Over 85,000 medical school-bound students take the Medical College Admission Test (MCAT) each year. You may have to gear up for it anytime soon if you are planning on becoming a doctor or another medical professional someday.
The MCAT, which is administered by the Association of American Medical Colleges (AAMC), is a standardized test taken by undergraduate students who are planning on attending most medical schools in the US and Canada, too.
It’s made up of 4 different sections that test an examinee’s skills and knowledge of concepts and principles in the sciences.
Make sure that you don’t stop reading this article if you have been dreaming of being a medical student.
Is the MCAT Important for College Admissions?
The MCAT exam is an important part of admissions if the graduate school requires it. Even if an institution does not require it, chances are that it will accept the MCAT in lieu of some other standardized test.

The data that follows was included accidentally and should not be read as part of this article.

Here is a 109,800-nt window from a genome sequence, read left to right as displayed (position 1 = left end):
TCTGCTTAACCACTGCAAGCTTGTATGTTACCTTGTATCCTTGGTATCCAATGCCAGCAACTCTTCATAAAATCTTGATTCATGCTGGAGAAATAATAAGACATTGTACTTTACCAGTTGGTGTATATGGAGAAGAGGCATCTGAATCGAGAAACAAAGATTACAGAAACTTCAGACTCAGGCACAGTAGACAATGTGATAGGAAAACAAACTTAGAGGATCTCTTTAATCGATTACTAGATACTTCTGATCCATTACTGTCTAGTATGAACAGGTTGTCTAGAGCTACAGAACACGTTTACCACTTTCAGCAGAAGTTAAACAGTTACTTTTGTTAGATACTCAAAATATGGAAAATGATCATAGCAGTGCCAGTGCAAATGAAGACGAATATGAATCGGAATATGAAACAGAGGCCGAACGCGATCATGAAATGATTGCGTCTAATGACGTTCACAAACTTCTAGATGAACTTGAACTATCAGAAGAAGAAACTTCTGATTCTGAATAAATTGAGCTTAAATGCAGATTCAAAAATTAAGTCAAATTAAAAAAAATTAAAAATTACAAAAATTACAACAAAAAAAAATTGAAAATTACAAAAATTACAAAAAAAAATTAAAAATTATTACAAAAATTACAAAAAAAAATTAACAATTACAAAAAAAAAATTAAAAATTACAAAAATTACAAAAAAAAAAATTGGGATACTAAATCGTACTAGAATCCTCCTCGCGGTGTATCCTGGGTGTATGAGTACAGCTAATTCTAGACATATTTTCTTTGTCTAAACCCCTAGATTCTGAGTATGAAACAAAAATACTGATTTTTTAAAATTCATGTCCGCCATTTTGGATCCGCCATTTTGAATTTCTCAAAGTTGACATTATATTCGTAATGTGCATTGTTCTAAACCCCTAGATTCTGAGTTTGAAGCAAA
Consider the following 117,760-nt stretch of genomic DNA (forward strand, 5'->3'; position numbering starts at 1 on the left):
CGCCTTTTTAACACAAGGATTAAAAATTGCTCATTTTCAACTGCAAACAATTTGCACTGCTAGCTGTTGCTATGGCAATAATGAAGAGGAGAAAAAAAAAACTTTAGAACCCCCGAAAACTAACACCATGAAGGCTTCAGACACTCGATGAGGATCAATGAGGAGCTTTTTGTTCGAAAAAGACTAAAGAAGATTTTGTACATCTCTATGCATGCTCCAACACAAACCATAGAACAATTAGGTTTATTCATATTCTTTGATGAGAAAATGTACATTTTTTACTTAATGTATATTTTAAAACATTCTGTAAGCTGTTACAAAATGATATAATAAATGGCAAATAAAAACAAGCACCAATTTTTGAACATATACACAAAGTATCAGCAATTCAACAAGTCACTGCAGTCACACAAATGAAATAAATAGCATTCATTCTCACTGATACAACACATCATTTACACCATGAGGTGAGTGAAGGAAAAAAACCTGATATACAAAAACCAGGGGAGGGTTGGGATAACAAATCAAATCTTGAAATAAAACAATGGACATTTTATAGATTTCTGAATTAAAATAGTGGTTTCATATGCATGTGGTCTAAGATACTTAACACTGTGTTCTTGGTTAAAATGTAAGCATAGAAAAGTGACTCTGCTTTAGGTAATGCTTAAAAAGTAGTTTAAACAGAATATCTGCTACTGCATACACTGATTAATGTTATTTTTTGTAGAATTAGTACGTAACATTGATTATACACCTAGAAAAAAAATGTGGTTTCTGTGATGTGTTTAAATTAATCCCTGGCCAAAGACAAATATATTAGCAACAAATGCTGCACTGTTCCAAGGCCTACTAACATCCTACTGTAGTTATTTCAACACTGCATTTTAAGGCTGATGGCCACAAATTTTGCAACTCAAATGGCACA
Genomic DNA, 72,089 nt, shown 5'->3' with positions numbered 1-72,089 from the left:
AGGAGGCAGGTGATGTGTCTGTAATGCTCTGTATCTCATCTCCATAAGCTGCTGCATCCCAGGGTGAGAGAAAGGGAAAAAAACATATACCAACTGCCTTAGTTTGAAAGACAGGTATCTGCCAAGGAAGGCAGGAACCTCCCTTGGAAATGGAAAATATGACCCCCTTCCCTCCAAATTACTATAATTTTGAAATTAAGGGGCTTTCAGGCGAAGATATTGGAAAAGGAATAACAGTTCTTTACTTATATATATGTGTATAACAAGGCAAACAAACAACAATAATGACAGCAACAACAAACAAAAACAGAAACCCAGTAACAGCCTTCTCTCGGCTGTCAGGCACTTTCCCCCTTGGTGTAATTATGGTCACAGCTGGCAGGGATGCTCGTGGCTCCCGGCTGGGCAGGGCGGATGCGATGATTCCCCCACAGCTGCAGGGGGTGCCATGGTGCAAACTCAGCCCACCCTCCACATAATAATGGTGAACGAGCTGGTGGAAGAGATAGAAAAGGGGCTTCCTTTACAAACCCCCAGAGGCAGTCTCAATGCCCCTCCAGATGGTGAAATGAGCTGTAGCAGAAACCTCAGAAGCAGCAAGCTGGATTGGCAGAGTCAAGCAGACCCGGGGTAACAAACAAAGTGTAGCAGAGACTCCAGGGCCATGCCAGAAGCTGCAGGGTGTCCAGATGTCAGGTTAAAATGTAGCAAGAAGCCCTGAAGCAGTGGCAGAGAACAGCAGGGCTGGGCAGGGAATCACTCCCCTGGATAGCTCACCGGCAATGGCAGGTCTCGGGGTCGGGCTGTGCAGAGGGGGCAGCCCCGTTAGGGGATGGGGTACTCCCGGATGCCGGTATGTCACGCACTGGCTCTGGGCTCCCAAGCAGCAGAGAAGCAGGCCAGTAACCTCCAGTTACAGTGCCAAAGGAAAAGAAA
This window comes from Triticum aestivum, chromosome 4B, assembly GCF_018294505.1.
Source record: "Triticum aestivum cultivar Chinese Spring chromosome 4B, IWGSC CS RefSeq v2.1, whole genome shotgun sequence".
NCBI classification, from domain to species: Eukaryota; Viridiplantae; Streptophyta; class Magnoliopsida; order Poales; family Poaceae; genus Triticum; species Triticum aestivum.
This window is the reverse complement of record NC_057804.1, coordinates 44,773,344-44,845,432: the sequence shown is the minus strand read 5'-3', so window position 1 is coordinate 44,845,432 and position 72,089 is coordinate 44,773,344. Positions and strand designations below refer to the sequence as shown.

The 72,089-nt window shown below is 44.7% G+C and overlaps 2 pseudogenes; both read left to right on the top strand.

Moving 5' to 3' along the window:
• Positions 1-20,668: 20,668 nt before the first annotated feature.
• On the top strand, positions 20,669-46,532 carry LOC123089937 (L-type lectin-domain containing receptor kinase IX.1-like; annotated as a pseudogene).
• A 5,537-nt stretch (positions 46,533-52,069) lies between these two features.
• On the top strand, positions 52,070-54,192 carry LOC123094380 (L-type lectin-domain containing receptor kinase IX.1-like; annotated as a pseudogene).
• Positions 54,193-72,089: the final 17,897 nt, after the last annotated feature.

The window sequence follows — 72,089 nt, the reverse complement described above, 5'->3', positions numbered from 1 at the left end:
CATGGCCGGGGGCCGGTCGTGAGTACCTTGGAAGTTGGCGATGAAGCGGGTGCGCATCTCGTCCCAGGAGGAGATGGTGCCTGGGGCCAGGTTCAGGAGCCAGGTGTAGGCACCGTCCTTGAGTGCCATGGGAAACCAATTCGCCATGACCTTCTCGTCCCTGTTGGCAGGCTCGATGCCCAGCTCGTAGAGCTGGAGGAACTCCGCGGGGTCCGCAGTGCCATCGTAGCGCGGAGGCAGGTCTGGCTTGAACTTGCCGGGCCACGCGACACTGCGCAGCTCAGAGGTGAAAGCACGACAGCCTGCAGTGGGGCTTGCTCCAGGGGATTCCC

Do You Have to Take the MCAT?
Most medical schools in the US as well as many in Canada require applicants to take the MCAT as a part of the application process. Needless to say, if a particular institution requires it, the applicant will have to sit for it.
However, a person may attend a medical school without an MCAT score through a Baccalaureate-MD program such as:
Can Colleges See How Many Times You Took the MCAT?
Medical schools can see how many times an applicant sat for the MCAT exam. That’s because each and every MCAT score of the examinee will appear on his or her record.
So, in other words, admissions officers at all graduate schools that the individual applies to will see all of his or her MCAT scores even without requesting them.